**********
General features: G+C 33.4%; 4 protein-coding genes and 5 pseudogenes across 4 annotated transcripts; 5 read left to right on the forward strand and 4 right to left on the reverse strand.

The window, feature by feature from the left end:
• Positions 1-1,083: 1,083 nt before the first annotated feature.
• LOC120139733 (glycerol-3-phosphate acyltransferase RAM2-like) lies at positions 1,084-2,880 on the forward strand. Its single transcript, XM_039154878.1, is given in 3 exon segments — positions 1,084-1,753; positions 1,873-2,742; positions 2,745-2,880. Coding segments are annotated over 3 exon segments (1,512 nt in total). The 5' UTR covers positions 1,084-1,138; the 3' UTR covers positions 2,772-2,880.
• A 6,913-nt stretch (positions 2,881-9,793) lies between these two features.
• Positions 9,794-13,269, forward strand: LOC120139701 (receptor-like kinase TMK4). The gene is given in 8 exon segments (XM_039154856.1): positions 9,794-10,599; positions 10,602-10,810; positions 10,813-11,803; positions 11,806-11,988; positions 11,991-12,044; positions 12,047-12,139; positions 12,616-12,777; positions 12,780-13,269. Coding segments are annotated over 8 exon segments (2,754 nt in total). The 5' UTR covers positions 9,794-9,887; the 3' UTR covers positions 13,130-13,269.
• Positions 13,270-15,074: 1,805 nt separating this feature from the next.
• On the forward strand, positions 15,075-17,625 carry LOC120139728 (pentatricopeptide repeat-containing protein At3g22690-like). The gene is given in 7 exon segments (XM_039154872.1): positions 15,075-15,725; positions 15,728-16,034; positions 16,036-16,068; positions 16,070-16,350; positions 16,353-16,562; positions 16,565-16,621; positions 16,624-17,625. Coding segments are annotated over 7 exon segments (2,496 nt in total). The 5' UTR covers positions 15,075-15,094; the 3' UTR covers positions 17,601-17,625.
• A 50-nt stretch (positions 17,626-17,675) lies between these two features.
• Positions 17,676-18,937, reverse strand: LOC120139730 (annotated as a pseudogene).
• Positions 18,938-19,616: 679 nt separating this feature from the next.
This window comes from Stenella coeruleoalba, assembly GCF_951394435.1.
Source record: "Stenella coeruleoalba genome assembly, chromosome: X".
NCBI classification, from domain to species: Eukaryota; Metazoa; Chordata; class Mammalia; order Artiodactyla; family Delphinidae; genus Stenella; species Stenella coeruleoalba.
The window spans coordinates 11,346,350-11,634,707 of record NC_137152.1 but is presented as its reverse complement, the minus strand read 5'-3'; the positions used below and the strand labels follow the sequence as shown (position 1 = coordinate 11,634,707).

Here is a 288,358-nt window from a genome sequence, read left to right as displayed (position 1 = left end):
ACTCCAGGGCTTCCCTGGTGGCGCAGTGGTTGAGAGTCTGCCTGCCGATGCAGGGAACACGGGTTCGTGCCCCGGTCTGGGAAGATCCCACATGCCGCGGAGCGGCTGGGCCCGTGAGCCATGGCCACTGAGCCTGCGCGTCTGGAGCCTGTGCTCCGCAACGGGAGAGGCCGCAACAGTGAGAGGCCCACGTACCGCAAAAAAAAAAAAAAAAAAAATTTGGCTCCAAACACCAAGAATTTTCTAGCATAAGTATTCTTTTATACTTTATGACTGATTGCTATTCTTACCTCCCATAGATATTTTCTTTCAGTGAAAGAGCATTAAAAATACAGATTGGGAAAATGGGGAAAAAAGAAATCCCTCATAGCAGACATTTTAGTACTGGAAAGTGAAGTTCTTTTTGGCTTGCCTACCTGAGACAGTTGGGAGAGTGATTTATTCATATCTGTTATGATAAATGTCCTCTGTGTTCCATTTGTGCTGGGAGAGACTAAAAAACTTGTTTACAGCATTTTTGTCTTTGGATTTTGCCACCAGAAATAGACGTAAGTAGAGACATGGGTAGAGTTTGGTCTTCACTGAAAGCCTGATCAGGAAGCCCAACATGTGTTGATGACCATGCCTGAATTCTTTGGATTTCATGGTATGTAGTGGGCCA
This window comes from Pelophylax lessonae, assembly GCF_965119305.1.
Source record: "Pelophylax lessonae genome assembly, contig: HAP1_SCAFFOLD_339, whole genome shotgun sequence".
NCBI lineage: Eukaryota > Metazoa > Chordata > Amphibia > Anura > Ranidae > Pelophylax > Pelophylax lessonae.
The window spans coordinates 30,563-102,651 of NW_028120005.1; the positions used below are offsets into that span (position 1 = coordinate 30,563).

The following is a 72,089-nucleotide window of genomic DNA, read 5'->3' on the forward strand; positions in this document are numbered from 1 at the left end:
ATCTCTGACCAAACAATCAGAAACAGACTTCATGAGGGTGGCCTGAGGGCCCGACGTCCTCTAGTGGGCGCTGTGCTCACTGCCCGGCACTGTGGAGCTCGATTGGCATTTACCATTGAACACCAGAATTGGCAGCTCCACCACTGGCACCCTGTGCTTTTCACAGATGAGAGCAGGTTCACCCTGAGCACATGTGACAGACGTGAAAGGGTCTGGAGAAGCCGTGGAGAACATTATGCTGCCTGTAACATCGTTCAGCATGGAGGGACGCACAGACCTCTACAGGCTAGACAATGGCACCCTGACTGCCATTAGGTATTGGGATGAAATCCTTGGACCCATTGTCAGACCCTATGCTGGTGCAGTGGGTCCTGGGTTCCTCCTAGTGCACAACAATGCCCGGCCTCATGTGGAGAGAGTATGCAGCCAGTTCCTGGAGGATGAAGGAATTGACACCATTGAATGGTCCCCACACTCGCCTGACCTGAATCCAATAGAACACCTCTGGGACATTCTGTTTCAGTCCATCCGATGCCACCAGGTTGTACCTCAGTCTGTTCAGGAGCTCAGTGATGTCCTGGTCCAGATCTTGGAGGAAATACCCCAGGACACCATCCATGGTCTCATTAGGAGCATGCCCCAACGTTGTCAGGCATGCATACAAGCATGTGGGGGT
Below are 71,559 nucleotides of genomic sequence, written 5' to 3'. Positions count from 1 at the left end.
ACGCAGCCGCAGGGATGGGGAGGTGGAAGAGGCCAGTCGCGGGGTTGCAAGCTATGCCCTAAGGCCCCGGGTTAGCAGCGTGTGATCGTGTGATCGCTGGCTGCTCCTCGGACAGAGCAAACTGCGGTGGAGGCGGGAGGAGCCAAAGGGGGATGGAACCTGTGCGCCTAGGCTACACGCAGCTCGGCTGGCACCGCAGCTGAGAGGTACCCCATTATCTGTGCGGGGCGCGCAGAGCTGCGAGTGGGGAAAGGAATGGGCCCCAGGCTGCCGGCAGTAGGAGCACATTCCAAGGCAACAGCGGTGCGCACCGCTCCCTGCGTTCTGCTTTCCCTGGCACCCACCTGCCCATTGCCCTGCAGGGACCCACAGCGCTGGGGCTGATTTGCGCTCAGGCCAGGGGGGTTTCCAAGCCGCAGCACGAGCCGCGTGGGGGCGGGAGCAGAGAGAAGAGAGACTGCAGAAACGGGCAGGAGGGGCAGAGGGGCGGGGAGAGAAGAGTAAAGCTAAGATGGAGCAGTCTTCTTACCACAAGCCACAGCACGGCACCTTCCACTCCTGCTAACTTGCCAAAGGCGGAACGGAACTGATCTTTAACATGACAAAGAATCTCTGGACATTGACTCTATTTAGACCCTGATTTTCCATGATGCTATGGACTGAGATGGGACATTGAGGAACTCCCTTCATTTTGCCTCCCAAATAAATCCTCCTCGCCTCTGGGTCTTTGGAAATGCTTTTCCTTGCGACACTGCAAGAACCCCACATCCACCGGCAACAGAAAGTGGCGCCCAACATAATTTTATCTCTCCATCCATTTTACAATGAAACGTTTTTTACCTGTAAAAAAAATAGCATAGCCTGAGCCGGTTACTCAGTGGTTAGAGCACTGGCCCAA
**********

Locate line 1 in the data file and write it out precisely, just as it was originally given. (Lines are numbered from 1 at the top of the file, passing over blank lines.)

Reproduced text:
General features: G+C 33.4%; 4 protein-coding genes and 5 pseudogenes across 4 annotated transcripts; 5 read left to right on the forward strand and 4 right to left on the reverse strand.